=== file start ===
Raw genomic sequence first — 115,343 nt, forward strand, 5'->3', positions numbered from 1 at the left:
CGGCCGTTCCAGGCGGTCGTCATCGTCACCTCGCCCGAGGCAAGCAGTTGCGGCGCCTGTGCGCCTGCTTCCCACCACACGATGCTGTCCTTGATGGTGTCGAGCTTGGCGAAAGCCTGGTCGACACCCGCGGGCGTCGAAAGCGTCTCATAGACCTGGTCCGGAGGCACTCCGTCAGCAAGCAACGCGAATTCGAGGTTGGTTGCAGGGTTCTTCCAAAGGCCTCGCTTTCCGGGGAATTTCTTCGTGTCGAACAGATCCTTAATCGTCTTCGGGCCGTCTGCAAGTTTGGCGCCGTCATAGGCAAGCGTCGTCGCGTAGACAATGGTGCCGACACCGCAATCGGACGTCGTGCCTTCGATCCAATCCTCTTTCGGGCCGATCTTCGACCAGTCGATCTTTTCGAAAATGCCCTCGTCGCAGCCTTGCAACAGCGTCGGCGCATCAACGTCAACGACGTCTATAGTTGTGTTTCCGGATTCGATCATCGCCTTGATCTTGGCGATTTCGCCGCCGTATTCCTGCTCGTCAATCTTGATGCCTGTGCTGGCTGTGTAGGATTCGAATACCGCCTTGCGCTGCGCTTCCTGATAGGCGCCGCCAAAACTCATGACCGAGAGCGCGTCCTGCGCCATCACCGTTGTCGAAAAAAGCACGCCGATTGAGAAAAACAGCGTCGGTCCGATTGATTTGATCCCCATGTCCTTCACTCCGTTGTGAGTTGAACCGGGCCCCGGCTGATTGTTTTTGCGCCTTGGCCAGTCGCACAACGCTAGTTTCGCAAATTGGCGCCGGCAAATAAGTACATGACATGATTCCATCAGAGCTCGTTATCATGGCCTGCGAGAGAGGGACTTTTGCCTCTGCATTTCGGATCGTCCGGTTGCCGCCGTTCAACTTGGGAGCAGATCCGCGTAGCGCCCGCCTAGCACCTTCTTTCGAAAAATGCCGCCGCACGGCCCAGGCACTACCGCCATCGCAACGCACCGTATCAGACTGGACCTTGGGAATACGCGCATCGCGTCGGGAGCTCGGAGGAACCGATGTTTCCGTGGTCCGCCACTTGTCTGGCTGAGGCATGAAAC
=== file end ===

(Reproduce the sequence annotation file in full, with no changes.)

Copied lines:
Raw genomic sequence first — 115,343 nt, forward strand, 5'->3', positions numbered from 1 at the left:
CGGCCGTTCCAGGCGGTCGTCATCGTCACCTCGCCCGAGGCAAGCAGTTGCGGCGCCTGTGCGCCTGCTTCCCACCACACGATGCTGTCCTTGATGGTGTCGAGCTTGGCGAAAGCCTGGTCGACACCCGCGGGCGTCGAAAGCGTCTCATAGACCTGGTCCGGAGGCACTCCGTCAGCAAGCAACGCGAATTCGAGGTTGGTTGCAGGGTTCTTCCAAAGGCCTCGCTTTCCGGGGAATTTCTTCGTGTCGAACAGATCCTTAATCGTCTTCGGGCCGTCTGCAAGTTTGGCGCCGTCATAGGCAAGCGTCGTCGCGTAGACAATGGTGCCGACACCGCAATCGGACGTCGTGCCTTCGATCCAATCCTCTTTCGGGCCGATCTTCGACCAGTCGATCTTTTCGAAAATGCCCTCGTCGCAGCCTTGCAACAGCGTCGGCGCATCAACGTCAACGACGTCTATAGTTGTGTTTCCGGATTCGATCATCGCCTTGATCTTGGCGATTTCGCCGCCGTATTCCTGCTCGTCAATCTTGATGCCTGTGCTGGCTGTGTAGGATTCGAATACCGCCTTGCGCTGCGCTTCCTGATAGGCGCCGCCAAAACTCATGACCGAGAGCGCGTCCTGCGCCATCACCGTTGTCGAAAAAAGCACGCCGATTGAGAAAAACAGCGTCGGTCCGATTGATTTGATCCCCATGTCCTTCACTCCGTTGTGAGTTGAACCGGGCCCCGGCTGATTGTTTTTGCGCCTTGGCCAGTCGCACAACGCTAGTTTCGCAAATTGGCGCCGGCAAATAAGTACATGACATGATTCCATCAGAGCTCGTTATCATGGCCTGCGAGAGAGGGACTTTTGCCTCTGCATTTCGGATCGTCCGGTTGCCGCCGTTCAACTTGGGAGCAGATCCGCGTAGCGCCCGCCTAGCACCTTCTTTCGAAAAATGCCGCCGCACGGCCCAGGCACTACCGCCATCGCAACGCACCGTATCAGACTGGACCTTGGGAATACGCGCATCGCGTCGGGAGCTCGGAGGAACCGATGTTTCCGTGGTCCGCCACTTGTCTGGCTGAGGCATGAAAC